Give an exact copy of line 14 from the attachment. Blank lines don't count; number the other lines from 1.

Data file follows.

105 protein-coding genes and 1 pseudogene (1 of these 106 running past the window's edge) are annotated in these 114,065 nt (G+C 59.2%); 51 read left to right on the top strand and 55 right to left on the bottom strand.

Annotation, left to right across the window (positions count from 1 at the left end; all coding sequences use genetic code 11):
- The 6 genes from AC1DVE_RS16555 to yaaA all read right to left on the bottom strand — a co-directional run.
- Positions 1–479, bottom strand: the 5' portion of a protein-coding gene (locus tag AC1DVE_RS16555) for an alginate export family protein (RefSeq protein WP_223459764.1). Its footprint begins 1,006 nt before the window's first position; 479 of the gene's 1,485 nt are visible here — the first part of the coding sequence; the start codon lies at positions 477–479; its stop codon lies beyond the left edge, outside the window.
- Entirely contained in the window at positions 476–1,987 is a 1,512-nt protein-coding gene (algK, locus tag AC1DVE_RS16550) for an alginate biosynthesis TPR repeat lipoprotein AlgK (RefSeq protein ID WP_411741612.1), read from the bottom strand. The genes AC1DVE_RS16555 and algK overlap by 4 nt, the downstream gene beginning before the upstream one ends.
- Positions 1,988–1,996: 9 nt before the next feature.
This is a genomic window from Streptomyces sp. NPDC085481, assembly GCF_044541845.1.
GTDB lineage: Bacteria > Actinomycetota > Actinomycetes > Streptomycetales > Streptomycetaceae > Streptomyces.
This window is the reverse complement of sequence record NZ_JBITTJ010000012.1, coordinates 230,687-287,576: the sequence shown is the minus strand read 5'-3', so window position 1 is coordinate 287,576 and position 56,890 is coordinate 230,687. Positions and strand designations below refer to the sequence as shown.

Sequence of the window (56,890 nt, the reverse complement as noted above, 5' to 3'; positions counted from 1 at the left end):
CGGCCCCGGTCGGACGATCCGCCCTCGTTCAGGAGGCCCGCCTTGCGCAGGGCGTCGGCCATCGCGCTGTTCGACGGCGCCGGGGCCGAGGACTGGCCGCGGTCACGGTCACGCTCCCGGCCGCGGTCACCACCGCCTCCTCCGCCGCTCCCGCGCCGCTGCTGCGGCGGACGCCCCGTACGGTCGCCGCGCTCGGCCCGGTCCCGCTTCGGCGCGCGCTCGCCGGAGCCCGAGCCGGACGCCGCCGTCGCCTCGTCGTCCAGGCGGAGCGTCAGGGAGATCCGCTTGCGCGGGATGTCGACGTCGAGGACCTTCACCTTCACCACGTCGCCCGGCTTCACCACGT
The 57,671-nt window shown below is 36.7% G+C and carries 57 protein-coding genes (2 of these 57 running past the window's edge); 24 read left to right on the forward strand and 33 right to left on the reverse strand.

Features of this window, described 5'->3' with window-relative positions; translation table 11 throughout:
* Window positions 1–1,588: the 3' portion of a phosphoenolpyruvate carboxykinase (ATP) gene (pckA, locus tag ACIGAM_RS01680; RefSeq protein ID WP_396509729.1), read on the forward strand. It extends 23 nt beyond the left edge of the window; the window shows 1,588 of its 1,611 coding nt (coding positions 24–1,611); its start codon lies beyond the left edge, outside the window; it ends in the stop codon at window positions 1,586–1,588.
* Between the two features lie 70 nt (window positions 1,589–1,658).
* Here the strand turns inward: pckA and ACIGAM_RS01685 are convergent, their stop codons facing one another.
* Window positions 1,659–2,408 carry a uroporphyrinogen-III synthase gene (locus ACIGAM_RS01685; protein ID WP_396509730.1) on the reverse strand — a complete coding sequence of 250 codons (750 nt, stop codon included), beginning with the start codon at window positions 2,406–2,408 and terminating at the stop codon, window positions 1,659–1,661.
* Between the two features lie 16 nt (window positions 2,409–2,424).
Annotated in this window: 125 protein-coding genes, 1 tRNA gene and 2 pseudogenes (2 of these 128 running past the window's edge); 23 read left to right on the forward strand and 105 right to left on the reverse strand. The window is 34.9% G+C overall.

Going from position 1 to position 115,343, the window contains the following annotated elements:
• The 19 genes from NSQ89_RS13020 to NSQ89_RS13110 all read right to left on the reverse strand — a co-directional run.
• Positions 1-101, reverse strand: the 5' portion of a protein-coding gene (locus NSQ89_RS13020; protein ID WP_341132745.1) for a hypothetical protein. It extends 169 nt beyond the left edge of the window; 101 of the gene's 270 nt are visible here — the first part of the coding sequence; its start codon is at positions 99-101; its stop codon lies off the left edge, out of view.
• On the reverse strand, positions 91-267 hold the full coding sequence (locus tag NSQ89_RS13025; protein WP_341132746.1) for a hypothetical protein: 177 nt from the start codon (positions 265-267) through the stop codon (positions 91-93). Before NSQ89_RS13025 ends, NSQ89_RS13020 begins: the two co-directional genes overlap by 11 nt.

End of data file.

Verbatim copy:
* Window positions 1–1,588: the 3' portion of a phosphoenolpyruvate carboxykinase (ATP) gene (pckA, locus tag ACIGAM_RS01680; RefSeq protein ID WP_396509729.1), read on the forward strand. It extends 23 nt beyond the left edge of the window; the window shows 1,588 of its 1,611 coding nt (coding positions 24–1,611); its start codon lies beyond the left edge, outside the window; it ends in the stop codon at window positions 1,586–1,588.